Kinlochleven to Inveroran – The West Highland Way – Day 2. 19 miles from Kinlochleven. The Devils Staircase to Glencoe. Rannoch Moor to the Inveroran Hotel.
In May, Lady Lynne, our friend Jen and I completed the 96 miles (154Km) West Highland Way walk North to South from Fort William to Milngavie in 6 days. This is our day by day recap of that walk.
Kinlochleven to Inveroran was our second day walking The West Highland Way. Make sure you’ve read the first day, Fort William to Kinlochleven – The West Highland Way – Day 1!
It wasn’t a late night for the three of us in Kinlochleven.
The weather forecast for our next day’s walk from Kinlochleven to Inveroran was for it to be dry until 3pm. Then after it would rain.
Based on that forecast we planned for an early 8am start. That would mean we would get the majority of the second day’s walk completed, arriving at The Inveroran Hotel when the rain was forecast to start.
It was a good plan……..
Kinlochleven to Inveroran – Day 2
After a hearty breakfast of boiled egg rolls and tea, we left our cabin at The MacDonald Hotel.
We walked through the village of Kinlochleven and took the old military road heading upwards.
As the weather had forecast it started off dry. It wasn’t hot and sunny like the previous day but it wasn’t cold either.
Anyway we all soon worked up a heat climbing beside the pipes which carry water down to the Kinlochleven Hydro Electric power station.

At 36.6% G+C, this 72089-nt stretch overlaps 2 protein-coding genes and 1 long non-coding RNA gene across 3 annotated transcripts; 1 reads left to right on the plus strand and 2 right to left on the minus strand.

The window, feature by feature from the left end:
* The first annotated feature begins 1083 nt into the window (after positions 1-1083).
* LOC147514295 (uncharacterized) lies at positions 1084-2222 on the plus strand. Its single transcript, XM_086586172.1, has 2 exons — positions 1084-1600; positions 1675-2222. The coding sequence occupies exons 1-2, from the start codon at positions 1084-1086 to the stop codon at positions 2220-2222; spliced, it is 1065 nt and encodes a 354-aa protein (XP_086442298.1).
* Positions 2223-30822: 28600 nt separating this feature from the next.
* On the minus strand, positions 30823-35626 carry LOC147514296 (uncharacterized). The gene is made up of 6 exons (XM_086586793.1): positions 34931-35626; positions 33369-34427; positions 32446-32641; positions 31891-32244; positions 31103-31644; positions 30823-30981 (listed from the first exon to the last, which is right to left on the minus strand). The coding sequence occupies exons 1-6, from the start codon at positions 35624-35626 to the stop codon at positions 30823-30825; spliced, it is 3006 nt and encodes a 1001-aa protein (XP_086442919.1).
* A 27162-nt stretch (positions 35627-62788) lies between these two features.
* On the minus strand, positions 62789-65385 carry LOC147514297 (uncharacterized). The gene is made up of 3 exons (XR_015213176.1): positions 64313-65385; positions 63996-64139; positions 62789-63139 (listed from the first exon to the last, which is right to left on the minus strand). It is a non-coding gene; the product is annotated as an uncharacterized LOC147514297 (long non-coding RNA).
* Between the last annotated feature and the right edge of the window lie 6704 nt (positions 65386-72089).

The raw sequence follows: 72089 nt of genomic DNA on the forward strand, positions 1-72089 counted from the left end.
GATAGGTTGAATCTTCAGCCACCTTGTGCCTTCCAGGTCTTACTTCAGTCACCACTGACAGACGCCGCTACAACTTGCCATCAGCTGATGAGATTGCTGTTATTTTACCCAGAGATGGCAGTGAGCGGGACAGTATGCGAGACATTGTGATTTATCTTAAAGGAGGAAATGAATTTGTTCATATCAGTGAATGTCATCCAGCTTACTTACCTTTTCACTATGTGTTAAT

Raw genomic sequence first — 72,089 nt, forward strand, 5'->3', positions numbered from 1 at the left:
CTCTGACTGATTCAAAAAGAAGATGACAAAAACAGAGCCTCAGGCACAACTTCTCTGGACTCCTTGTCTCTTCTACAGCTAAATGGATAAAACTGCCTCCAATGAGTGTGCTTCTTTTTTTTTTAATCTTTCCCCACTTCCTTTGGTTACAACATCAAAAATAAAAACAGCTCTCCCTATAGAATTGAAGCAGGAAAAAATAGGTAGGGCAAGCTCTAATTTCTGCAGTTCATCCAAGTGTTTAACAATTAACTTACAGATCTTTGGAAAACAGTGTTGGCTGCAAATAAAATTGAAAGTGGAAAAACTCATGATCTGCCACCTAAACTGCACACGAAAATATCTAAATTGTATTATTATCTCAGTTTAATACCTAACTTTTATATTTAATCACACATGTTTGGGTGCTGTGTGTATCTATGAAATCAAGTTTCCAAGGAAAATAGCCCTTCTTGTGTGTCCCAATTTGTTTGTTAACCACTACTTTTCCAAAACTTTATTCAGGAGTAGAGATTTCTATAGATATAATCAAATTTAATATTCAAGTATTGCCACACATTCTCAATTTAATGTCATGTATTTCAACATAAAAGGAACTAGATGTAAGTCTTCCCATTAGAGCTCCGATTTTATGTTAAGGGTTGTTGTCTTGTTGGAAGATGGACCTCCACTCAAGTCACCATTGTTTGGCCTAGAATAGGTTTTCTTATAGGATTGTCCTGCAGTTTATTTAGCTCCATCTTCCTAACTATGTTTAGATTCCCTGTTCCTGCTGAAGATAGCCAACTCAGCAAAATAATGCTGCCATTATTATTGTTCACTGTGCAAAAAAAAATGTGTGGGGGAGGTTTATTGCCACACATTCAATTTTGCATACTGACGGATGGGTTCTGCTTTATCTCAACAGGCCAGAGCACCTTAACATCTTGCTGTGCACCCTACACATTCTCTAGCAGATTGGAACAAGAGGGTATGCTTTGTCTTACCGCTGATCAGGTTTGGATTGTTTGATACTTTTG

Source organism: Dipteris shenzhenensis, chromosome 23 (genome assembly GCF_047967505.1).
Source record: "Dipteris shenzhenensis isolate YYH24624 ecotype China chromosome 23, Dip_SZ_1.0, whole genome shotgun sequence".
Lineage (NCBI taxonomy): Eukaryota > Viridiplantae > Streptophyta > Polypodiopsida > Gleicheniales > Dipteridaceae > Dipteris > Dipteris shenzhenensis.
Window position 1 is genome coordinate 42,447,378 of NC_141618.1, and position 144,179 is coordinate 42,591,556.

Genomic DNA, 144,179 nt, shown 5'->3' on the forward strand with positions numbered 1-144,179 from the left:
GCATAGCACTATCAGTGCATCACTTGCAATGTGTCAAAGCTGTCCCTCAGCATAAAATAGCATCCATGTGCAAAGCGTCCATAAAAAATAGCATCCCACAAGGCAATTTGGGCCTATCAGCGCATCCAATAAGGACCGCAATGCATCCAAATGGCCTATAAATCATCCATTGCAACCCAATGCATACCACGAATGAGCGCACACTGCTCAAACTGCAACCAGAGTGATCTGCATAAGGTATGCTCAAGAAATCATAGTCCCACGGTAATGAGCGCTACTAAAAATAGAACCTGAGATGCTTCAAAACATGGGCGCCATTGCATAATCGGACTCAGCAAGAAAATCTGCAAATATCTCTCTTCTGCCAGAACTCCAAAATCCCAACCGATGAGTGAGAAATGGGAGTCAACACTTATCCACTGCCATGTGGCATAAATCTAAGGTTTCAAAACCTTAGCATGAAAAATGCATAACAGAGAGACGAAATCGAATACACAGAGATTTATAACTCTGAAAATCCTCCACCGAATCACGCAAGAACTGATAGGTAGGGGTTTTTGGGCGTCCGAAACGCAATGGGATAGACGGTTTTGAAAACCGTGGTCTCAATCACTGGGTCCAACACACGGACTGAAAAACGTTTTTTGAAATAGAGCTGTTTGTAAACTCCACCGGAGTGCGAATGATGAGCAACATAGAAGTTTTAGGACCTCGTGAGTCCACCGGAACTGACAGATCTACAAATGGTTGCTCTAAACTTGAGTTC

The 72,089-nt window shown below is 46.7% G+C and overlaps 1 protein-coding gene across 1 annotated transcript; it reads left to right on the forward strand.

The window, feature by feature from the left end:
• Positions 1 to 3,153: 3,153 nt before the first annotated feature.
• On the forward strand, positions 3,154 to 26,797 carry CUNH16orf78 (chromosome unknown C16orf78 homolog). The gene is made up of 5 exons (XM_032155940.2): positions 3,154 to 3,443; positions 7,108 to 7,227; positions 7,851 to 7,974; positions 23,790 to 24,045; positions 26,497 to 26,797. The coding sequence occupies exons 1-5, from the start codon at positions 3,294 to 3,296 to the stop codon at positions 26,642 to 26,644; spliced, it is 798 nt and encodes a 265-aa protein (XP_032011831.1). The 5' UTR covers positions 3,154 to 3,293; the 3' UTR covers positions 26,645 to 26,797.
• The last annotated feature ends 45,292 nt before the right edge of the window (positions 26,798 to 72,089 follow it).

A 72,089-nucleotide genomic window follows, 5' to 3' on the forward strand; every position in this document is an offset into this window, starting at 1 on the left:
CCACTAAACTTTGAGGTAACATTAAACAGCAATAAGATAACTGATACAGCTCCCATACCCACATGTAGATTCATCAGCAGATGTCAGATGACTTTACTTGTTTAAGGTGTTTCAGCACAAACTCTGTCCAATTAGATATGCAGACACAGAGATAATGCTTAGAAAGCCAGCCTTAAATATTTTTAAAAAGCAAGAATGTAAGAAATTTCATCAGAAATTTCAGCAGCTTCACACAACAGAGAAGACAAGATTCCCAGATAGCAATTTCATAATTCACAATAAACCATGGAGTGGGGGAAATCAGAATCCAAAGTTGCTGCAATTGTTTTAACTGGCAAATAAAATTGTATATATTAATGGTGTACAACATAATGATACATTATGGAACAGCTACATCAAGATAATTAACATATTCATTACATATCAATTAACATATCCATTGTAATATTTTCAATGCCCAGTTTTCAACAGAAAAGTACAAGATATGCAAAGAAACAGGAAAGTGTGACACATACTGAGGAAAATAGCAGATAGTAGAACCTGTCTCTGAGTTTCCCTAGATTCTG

The power station was the first major hydroelectric project in Britain. It was built by the British Aluminium Company Ltd to supply power to its smelters at Kinlochleven.
The scheme continues to generate electricity, though the Kinlochleven smelter has closed. The power station also still retains some of its original machinery.
At the top of the road we meet the pumping station where the pipes to the smelter start the high pressure build up for the turbines in the generating station below in Kinlochleven.
After the pumping station, the old military road meanders east for about a further 5 miles towards Glen Coe. With stunning views to the North of The Mamores.
Having just climbed for a good solid 2 hours from Kinlochleven to reach this section of the path it’s nice just to be able to take in those views.
The path then turns westward allowing views of the Blackwater Reservoir.
The reservoir is 13km long and was created behind the Blackwater Dam. Unfortunately the dam can’t be seen but it is possible to walk to.
The dam itself was completed in 1909. It was built nearly entirely by hand and is almost a kilometre across.
The reservoir and the dam were built to provide water to generate the enormous amount of electricity at the Kinlochleven Hydro Electric station that was needed to operate the aluminium smelter.
Looking back northwards, just beneath the start of the decent of the Devil’s Staircase.
The Mamore mountain of Am Bodach part of The Ring of Steall can be seen.
The Ring of Steall is a fantastic climb of 4 Munro’s in one day. I recall traversing the route a number of years ago. It was an amazing day. One that I’d be happy to do again in the future.
We had all walked at our own pace for this part of the walk from Kinlochleven.
I decided to pause here to wait for the ladies to join me. I thought this would be a good place to take a break and maybe have a quick sandwich.
It was reasonably sheltered from the wind and there were plenty of rocks about to sit on.
No sooner had we sat down than it started to rain. It was 11.30.